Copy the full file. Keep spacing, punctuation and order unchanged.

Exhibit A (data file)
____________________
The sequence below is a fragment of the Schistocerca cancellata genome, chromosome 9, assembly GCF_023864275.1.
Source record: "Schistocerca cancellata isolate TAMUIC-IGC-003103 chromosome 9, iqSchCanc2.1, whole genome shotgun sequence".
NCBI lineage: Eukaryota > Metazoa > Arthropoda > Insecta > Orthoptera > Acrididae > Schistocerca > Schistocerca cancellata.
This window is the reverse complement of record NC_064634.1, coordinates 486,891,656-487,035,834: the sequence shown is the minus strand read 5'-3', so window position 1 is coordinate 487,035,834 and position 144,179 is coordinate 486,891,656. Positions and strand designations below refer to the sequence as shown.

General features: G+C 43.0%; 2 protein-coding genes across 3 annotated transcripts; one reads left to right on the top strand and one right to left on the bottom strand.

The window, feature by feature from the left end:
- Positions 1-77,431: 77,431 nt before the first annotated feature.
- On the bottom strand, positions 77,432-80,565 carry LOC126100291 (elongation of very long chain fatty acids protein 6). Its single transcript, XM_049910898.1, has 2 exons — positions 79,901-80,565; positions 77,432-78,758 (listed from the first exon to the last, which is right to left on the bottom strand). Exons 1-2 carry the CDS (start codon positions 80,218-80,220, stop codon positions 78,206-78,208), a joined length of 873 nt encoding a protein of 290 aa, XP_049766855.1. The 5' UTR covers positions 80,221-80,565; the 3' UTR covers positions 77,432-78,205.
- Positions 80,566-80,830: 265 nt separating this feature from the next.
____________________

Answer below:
The sequence below is a fragment of the Schistocerca cancellata genome, chromosome 9, assembly GCF_023864275.1.
Source record: "Schistocerca cancellata isolate TAMUIC-IGC-003103 chromosome 9, iqSchCanc2.1, whole genome shotgun sequence".
NCBI lineage: Eukaryota > Metazoa > Arthropoda > Insecta > Orthoptera > Acrididae > Schistocerca > Schistocerca cancellata.
This window is the reverse complement of record NC_064634.1, coordinates 486,891,656-487,035,834: the sequence shown is the minus strand read 5'-3', so window position 1 is coordinate 487,035,834 and position 144,179 is coordinate 486,891,656. Positions and strand designations below refer to the sequence as shown.

General features: G+C 43.0%; 2 protein-coding genes across 3 annotated transcripts; one reads left to right on the top strand and one right to left on the bottom strand.

The window, feature by feature from the left end:
- Positions 1-77,431: 77,431 nt before the first annotated feature.
- On the bottom strand, positions 77,432-80,565 carry LOC126100291 (elongation of very long chain fatty acids protein 6). Its single transcript, XM_049910898.1, has 2 exons — positions 79,901-80,565; positions 77,432-78,758 (listed from the first exon to the last, which is right to left on the bottom strand). Exons 1-2 carry the CDS (start codon positions 80,218-80,220, stop codon positions 78,206-78,208), a joined length of 873 nt encoding a protein of 290 aa, XP_049766855.1. The 5' UTR covers positions 80,221-80,565; the 3' UTR covers positions 77,432-78,205.
- Positions 80,566-80,830: 265 nt separating this feature from the next.